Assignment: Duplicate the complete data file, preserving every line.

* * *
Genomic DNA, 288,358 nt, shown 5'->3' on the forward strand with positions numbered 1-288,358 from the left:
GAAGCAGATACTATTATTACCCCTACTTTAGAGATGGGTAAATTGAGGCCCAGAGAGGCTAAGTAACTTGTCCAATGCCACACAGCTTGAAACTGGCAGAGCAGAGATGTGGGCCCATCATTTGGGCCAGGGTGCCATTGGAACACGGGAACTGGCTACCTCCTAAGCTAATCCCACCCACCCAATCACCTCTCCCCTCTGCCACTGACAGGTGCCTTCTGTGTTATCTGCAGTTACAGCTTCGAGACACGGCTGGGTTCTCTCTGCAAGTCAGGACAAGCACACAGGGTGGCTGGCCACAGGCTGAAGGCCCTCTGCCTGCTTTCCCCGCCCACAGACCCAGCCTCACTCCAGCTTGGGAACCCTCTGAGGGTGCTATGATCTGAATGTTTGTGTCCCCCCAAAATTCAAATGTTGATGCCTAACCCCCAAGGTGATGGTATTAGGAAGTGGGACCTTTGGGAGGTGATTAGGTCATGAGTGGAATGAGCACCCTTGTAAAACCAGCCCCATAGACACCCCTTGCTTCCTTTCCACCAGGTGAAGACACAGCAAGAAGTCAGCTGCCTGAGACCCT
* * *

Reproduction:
Genomic DNA, 288,358 nt, shown 5'->3' on the forward strand with positions numbered 1-288,358 from the left:
GAAGCAGATACTATTATTACCCCTACTTTAGAGATGGGTAAATTGAGGCCCAGAGAGGCTAAGTAACTTGTCCAATGCCACACAGCTTGAAACTGGCAGAGCAGAGATGTGGGCCCATCATTTGGGCCAGGGTGCCATTGGAACACGGGAACTGGCTACCTCCTAAGCTAATCCCACCCACCCAATCACCTCTCCCCTCTGCCACTGACAGGTGCCTTCTGTGTTATCTGCAGTTACAGCTTCGAGACACGGCTGGGTTCTCTCTGCAAGTCAGGACAAGCACACAGGGTGGCTGGCCACAGGCTGAAGGCCCTCTGCCTGCTTTCCCCGCCCACAGACCCAGCCTCACTCCAGCTTGGGAACCCTCTGAGGGTGCTATGATCTGAATGTTTGTGTCCCCCCAAAATTCAAATGTTGATGCCTAACCCCCAAGGTGATGGTATTAGGAAGTGGGACCTTTGGGAGGTGATTAGGTCATGAGTGGAATGAGCACCCTTGTAAAACCAGCCCCATAGACACCCCTTGCTTCCTTTCCACCAGGTGAAGACACAGCAAGAAGTCAGCTGCCTGAGACCCT